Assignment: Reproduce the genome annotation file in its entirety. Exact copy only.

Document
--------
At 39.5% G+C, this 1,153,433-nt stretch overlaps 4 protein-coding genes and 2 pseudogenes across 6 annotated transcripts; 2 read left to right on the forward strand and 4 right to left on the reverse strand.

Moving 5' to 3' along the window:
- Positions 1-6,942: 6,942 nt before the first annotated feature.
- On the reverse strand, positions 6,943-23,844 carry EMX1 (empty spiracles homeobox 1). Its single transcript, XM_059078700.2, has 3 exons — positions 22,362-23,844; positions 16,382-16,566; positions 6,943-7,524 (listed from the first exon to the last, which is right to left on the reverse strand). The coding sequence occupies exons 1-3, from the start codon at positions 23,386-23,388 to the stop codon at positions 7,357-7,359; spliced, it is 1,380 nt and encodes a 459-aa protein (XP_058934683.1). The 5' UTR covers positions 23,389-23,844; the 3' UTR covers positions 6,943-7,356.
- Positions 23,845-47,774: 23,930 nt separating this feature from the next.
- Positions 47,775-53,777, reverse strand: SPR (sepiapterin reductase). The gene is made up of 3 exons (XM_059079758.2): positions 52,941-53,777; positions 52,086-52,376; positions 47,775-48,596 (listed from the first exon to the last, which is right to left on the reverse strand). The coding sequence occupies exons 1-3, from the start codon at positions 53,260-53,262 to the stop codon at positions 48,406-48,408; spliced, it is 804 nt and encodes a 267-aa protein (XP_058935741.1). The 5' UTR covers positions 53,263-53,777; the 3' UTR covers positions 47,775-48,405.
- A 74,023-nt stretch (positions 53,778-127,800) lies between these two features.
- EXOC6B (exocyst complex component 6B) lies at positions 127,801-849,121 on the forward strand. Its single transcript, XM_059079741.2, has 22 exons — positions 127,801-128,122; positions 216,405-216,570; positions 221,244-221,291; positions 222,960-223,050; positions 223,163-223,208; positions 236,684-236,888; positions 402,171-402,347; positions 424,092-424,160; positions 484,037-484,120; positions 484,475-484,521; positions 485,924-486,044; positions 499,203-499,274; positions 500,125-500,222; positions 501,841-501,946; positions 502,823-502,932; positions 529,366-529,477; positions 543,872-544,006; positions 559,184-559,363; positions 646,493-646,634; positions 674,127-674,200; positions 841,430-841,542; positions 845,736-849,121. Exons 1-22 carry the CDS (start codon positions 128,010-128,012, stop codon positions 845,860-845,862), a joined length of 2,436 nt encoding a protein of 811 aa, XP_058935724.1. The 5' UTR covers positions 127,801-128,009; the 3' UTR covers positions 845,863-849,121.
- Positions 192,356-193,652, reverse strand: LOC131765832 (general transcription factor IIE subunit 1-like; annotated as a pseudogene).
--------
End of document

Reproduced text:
At 39.5% G+C, this 1,153,433-nt stretch overlaps 4 protein-coding genes and 2 pseudogenes across 6 annotated transcripts; 2 read left to right on the forward strand and 4 right to left on the reverse strand.

Moving 5' to 3' along the window:
- Positions 1-6,942: 6,942 nt before the first annotated feature.
- On the reverse strand, positions 6,943-23,844 carry EMX1 (empty spiracles homeobox 1). Its single transcript, XM_059078700.2, has 3 exons — positions 22,362-23,844; positions 16,382-16,566; positions 6,943-7,524 (listed from the first exon to the last, which is right to left on the reverse strand). The coding sequence occupies exons 1-3, from the start codon at positions 23,386-23,388 to the stop codon at positions 7,357-7,359; spliced, it is 1,380 nt and encodes a 459-aa protein (XP_058934683.1). The 5' UTR covers positions 23,389-23,844; the 3' UTR covers positions 6,943-7,356.
- Positions 23,845-47,774: 23,930 nt separating this feature from the next.
- Positions 47,775-53,777, reverse strand: SPR (sepiapterin reductase). The gene is made up of 3 exons (XM_059079758.2): positions 52,941-53,777; positions 52,086-52,376; positions 47,775-48,596 (listed from the first exon to the last, which is right to left on the reverse strand). The coding sequence occupies exons 1-3, from the start codon at positions 53,260-53,262 to the stop codon at positions 48,406-48,408; spliced, it is 804 nt and encodes a 267-aa protein (XP_058935741.1). The 5' UTR covers positions 53,263-53,777; the 3' UTR covers positions 47,775-48,405.
- A 74,023-nt stretch (positions 53,778-127,800) lies between these two features.
- EXOC6B (exocyst complex component 6B) lies at positions 127,801-849,121 on the forward strand. Its single transcript, XM_059079741.2, has 22 exons — positions 127,801-128,122; positions 216,405-216,570; positions 221,244-221,291; positions 222,960-223,050; positions 223,163-223,208; positions 236,684-236,888; positions 402,171-402,347; positions 424,092-424,160; positions 484,037-484,120; positions 484,475-484,521; positions 485,924-486,044; positions 499,203-499,274; positions 500,125-500,222; positions 501,841-501,946; positions 502,823-502,932; positions 529,366-529,477; positions 543,872-544,006; positions 559,184-559,363; positions 646,493-646,634; positions 674,127-674,200; positions 841,430-841,542; positions 845,736-849,121. Exons 1-22 carry the CDS (start codon positions 128,010-128,012, stop codon positions 845,860-845,862), a joined length of 2,436 nt encoding a protein of 811 aa, XP_058935724.1. The 5' UTR covers positions 127,801-128,009; the 3' UTR covers positions 845,863-849,121.
- Positions 192,356-193,652, reverse strand: LOC131765832 (general transcription factor IIE subunit 1-like; annotated as a pseudogene).